Was Boyd Really The Dark Knight?

It’s unlikely. But  I think he might have liked the movie.


The Joker: I just did what I do best. I took your little plan and I turned it on itself. Look what I did to this city with a few drums of gas and a couple of bullets.

Now compare that with:

The ability to operate at a faster tempo or rhythm than an adversary enables one to fold adversary back inside himself so that he can neither appreciate nor keep‑up with what’s going on. He will become disoriented or confused;

which suggests that

Unless such menacing pressure is relieved, adversary will experience various combinations of uncertainty, doubt, confusion, self‑deception, indecision, fear, panic, discouragement, despair, etc., … (Strategic Game, Chart 44)

Absolutely.  The Joker was operating inside Batman’s and Harvey Dent’s (and pretty much everybody else’s) OODA loops.  He was changing the situation and exploiting it before his opponents could comprehend.  Textbook case.

As Boyd observed in Patterns of Conflict, chart 132, if you can operate inside your opponents’ OODA loops, you can do all sorts of neat things, including:

Generate uncertainty, confusion, disorder, panic, chaos … to shatter cohesion, produce paralysis and bring about collapse.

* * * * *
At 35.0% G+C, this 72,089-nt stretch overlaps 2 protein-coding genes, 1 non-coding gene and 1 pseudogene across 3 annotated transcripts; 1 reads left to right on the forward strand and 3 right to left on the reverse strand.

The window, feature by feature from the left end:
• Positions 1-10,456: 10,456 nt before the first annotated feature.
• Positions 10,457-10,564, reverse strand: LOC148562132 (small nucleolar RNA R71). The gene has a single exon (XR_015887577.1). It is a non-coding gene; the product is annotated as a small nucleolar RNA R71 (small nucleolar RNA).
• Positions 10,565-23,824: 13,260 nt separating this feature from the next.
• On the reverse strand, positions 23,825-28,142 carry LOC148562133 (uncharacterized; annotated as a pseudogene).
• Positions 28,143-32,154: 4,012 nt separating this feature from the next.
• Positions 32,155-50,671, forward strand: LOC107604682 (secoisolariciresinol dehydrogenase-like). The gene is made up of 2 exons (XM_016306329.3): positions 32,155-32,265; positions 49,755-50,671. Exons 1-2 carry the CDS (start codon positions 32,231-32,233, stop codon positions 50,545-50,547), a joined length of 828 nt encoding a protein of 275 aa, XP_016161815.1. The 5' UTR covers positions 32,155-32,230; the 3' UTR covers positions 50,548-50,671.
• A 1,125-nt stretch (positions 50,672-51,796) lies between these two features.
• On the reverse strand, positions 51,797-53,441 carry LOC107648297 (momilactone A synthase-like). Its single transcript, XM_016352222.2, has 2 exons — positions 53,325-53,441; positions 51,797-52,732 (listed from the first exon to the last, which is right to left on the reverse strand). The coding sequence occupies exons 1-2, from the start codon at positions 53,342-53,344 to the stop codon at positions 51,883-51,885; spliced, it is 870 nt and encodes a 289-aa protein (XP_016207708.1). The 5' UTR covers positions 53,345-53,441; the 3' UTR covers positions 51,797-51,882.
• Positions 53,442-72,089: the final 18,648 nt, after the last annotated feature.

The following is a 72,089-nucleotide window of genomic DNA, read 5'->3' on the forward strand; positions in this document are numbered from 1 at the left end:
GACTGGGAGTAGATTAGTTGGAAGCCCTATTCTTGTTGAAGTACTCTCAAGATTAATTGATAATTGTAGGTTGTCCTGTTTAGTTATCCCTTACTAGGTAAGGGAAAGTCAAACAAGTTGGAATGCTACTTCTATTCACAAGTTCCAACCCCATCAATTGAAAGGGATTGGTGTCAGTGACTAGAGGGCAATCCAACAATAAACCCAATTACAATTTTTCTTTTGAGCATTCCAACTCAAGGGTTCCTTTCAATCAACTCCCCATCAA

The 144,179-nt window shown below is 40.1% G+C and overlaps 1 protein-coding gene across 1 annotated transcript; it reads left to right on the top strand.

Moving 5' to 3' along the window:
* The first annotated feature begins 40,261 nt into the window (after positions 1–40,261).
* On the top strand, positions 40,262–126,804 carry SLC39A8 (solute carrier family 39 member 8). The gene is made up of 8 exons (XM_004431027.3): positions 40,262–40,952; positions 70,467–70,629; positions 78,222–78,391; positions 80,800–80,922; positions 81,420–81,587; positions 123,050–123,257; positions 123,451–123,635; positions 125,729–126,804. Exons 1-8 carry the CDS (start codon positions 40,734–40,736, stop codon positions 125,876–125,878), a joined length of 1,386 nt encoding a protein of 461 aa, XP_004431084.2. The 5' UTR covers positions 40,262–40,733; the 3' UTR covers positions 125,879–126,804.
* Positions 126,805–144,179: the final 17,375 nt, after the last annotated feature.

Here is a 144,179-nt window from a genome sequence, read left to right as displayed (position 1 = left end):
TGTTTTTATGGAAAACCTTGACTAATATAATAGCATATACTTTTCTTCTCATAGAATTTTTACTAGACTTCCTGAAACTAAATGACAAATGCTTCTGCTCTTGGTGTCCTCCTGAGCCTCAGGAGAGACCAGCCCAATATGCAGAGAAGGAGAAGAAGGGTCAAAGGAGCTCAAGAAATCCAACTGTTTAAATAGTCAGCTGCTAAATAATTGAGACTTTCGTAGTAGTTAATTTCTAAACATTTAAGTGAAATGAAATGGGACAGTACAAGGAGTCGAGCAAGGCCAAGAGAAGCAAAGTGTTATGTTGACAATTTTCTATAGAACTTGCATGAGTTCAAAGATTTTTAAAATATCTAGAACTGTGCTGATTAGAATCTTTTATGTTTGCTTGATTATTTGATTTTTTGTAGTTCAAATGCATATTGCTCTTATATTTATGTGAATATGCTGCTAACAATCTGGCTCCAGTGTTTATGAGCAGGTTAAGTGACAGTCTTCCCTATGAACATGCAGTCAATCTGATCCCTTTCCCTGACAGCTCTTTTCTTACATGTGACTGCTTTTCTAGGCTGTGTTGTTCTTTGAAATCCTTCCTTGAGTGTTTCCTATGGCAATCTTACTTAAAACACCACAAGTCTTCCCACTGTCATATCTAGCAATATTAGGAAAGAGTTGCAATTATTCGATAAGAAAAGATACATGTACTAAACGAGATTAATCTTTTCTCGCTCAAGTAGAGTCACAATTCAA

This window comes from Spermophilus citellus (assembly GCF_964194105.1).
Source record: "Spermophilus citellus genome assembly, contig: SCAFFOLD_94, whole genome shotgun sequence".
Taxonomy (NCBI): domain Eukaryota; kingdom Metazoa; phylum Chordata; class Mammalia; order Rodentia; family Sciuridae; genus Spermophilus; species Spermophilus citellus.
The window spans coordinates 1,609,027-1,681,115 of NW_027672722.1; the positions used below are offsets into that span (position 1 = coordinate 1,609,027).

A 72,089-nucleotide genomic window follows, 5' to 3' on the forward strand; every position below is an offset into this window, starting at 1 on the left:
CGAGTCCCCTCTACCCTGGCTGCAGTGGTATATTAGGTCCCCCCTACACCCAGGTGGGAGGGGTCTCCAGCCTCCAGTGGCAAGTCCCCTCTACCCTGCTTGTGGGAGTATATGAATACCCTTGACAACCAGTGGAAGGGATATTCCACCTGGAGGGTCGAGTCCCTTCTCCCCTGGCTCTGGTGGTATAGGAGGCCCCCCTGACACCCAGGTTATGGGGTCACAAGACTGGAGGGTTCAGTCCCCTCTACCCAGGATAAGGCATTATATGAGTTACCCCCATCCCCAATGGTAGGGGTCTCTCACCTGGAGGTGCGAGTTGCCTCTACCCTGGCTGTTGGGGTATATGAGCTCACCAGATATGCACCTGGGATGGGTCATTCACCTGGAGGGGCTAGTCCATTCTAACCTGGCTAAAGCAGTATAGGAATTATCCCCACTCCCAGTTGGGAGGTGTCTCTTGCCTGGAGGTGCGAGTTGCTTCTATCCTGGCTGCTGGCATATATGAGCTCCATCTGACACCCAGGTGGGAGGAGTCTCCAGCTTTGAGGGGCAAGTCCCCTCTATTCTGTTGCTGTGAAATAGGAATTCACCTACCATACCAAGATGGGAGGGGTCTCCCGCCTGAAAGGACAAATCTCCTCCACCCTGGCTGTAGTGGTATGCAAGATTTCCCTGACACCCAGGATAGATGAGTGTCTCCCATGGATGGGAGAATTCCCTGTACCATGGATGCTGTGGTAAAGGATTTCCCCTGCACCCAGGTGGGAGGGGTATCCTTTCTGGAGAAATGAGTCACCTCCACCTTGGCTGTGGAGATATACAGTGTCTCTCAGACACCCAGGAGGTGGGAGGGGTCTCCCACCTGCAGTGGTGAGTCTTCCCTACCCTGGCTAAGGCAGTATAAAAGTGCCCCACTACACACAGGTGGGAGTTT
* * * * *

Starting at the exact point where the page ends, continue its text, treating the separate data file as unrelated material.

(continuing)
Should seem familiar to Batman, Dent, etc.

I do hope The Dark Knight wins tonight.

[Fabius Maximus has also written about The Dark Knight:

“Some people just want to see the world burn”, 17 January 2009.

A philosophical basis for the Batman saga, 23 July 2008.]

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6 Responses to “Was Boyd Really The Dark Knight?”

  1. Walter Norrison 22 Feb 2009 at 11:41 pm 1

    I didn’t care for the Dark Knight. They got everyone but the central character right. I don’t know who that was up on the screen whining I want a normal life, but it wasn’t Batman. Somehow, I don’t see John Boyd whining “I want a normal life,” either.

    [CR: Under the right circumstances, it could be a useful tactic. Still, though, I don’t see Boyd as Batman either. The Joker? I’m sure there were lots of people in the Pentagon in the 60s and 70s who wouldn’t have thought that comparison outrageous.]